This depends on your particular reasons for changing your diet and how enthusiastic you are about learning new recipes and food substitutions.
There is no health-based reason to wean yourself off of meat or animal products.
You can eat chicken, beef, and eggs one day and tofu, lentils, and soy milk the next with no problems.
Some people may experience a bit of digestive distress in the first week or so as their system gets used to new fuel sources. However, barring any allergies, this passes quickly, and you can continue on with your regular way of life.
Taking things gradually is quite possible, too.
Have one or two less meat-based dinners every week. Substitute vegetable broth for chicken stock the next time you make soup. As you learn new recipes, get creative and try out new products based on recommendations or things you find at the grocery store. It is up to you.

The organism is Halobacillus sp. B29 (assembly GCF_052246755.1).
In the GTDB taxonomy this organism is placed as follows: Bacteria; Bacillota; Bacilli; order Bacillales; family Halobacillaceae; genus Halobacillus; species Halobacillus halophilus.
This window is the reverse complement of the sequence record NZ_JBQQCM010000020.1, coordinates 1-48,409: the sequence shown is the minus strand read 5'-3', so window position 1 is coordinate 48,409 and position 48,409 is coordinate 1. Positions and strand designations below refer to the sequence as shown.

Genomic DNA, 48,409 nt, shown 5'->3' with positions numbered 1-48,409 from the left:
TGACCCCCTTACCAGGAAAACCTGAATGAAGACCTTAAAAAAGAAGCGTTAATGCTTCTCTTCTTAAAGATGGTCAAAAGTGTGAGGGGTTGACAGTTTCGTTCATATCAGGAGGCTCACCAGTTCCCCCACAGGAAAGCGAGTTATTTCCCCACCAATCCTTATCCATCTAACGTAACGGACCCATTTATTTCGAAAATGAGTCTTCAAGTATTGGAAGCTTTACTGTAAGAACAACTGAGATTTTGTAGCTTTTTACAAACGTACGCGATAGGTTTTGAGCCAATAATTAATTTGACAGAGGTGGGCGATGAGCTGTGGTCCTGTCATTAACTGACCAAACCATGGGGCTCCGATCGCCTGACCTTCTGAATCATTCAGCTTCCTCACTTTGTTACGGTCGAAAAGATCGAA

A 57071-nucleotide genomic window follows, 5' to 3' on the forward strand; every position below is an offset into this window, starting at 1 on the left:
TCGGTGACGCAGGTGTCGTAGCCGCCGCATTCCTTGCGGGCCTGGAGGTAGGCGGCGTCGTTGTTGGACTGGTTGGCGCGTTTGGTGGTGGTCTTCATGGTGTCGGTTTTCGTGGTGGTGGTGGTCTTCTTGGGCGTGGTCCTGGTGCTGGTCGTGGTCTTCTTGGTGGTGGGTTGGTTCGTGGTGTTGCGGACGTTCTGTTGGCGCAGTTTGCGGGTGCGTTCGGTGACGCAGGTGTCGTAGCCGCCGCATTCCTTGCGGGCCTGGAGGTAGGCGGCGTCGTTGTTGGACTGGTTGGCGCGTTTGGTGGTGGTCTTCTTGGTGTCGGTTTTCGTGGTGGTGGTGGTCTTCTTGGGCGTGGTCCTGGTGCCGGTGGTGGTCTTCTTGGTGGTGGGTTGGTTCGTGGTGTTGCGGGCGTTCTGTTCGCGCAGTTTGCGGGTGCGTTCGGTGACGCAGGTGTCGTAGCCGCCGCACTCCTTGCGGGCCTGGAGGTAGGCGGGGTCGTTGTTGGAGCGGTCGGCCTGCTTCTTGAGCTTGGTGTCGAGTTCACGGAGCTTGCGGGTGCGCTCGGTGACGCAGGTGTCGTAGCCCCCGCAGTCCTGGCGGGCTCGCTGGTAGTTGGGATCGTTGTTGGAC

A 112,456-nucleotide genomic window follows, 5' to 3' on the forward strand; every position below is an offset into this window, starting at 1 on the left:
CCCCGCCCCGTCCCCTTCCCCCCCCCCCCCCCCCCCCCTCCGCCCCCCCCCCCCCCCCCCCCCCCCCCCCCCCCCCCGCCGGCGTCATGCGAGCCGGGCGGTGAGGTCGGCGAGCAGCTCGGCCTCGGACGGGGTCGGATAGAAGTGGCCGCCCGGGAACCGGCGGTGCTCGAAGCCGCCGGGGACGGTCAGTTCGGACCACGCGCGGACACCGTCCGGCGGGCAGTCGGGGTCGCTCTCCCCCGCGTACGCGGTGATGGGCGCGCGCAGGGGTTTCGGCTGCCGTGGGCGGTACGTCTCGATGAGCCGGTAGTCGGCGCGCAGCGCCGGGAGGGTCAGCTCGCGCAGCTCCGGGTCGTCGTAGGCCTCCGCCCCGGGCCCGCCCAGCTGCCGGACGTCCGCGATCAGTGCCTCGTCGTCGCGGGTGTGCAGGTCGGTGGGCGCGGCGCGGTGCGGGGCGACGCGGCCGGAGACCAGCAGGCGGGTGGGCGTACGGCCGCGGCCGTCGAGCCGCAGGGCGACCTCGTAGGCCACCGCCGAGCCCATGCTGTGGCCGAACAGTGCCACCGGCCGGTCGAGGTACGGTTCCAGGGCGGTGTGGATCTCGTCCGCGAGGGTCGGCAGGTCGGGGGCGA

Is Becoming a Vegetarian Worth It?
The answer to this question also stems from a very personal place.
If your decision to become a vegetarian or vegan has anything to do with religion or spirituality, the change would definitely be worth it to you.
Likewise, if you are drawn to this cruelty-free way of eating due to how food animals are raised or treated, switching to a plant-based diet will give you peace of mind. Being a vegetarian or vegan is also healthier for the environment at large.
If your reasons for giving up eating meat, fish, eggs, or dairy focus on health, you may find different opinions and experiences in your life.
While some people believe that being vegetarian is the only way to achieve optimal health, research and anecdotal evidence does not find this to be true. People who eat animal products can absolutely have a high degree of health and well-being.
In the end, you must weigh all the factors that affect your personal life when it comes to determining if being a vegetarian is worth it or not.
Whatever you decide to do, just make sure that you eat a well-balanced and healthy diet to protect your body for many years to come.